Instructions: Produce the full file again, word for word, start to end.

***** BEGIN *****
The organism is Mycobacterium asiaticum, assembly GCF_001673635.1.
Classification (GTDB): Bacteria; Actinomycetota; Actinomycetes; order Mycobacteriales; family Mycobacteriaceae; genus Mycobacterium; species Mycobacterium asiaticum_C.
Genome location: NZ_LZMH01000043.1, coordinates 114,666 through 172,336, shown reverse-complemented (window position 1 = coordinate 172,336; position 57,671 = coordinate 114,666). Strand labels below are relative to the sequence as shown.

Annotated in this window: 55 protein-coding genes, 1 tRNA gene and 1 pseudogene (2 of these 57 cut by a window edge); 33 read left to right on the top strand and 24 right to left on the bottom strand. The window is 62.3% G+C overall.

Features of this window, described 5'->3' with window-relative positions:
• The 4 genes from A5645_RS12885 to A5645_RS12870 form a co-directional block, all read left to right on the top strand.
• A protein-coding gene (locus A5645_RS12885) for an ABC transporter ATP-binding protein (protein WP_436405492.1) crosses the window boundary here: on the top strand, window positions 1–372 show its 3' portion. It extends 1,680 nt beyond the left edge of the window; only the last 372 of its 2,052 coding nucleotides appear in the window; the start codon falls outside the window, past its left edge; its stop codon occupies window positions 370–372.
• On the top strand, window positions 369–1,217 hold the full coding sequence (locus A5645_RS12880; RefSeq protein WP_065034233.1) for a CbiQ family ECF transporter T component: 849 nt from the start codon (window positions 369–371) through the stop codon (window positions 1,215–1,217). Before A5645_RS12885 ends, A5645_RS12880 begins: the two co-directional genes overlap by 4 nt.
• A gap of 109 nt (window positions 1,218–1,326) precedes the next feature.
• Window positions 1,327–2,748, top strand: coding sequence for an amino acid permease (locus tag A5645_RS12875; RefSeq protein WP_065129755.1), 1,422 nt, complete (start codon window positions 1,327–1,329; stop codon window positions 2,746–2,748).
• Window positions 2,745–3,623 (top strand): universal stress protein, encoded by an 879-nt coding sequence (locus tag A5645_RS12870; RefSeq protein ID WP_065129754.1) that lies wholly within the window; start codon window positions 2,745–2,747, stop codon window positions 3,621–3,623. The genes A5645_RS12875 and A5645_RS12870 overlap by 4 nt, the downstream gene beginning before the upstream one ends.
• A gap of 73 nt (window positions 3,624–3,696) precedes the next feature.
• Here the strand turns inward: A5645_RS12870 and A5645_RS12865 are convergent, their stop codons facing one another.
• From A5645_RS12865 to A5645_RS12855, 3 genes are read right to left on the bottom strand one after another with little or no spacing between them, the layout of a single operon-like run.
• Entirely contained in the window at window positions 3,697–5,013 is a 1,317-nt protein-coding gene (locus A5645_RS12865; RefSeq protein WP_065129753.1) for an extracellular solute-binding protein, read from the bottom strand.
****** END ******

The organism is Mycobacterium asiaticum, assembly GCF_001673635.1.
Classification (GTDB): Bacteria; Actinomycetota; Actinomycetes; order Mycobacteriales; family Mycobacteriaceae; genus Mycobacterium; species Mycobacterium asiaticum_C.
Genome location: NZ_LZMH01000043.1, coordinates 114,666 through 172,336, shown reverse-complemented (window position 1 = coordinate 172,336; position 57,671 = coordinate 114,666). Strand labels below are relative to the sequence as shown.

Annotated in this window: 55 protein-coding genes, 1 tRNA gene and 1 pseudogene (2 of these 57 cut by a window edge); 33 read left to right on the top strand and 24 right to left on the bottom strand. The window is 62.3% G+C overall.

Features of this window, described 5'->3' with window-relative positions:
• The 4 genes from A5645_RS12885 to A5645_RS12870 form a co-directional block, all read left to right on the top strand.
• A protein-coding gene (locus A5645_RS12885) for an ABC transporter ATP-binding protein (protein WP_436405492.1) crosses the window boundary here: on the top strand, window positions 1–372 show its 3' portion. It extends 1,680 nt beyond the left edge of the window; only the last 372 of its 2,052 coding nucleotides appear in the window; the start codon falls outside the window, past its left edge; its stop codon occupies window positions 370–372.
• On the top strand, window positions 369–1,217 hold the full coding sequence (locus A5645_RS12880; RefSeq protein WP_065034233.1) for a CbiQ family ECF transporter T component: 849 nt from the start codon (window positions 369–371) through the stop codon (window positions 1,215–1,217). Before A5645_RS12885 ends, A5645_RS12880 begins: the two co-directional genes overlap by 4 nt.
• A gap of 109 nt (window positions 1,218–1,326) precedes the next feature.
• Window positions 1,327–2,748, top strand: coding sequence for an amino acid permease (locus tag A5645_RS12875; RefSeq protein WP_065129755.1), 1,422 nt, complete (start codon window positions 1,327–1,329; stop codon window positions 2,746–2,748).
• Window positions 2,745–3,623 (top strand): universal stress protein, encoded by an 879-nt coding sequence (locus tag A5645_RS12870; RefSeq protein ID WP_065129754.1) that lies wholly within the window; start codon window positions 2,745–2,747, stop codon window positions 3,621–3,623. The genes A5645_RS12875 and A5645_RS12870 overlap by 4 nt, the downstream gene beginning before the upstream one ends.
• A gap of 73 nt (window positions 3,624–3,696) precedes the next feature.
• Here the strand turns inward: A5645_RS12870 and A5645_RS12865 are convergent, their stop codons facing one another.
• From A5645_RS12865 to A5645_RS12855, 3 genes are read right to left on the bottom strand one after another with little or no spacing between them, the layout of a single operon-like run.
• Entirely contained in the window at window positions 3,697–5,013 is a 1,317-nt protein-coding gene (locus A5645_RS12865; RefSeq protein WP_065129753.1) for an extracellular solute-binding protein, read from the bottom strand.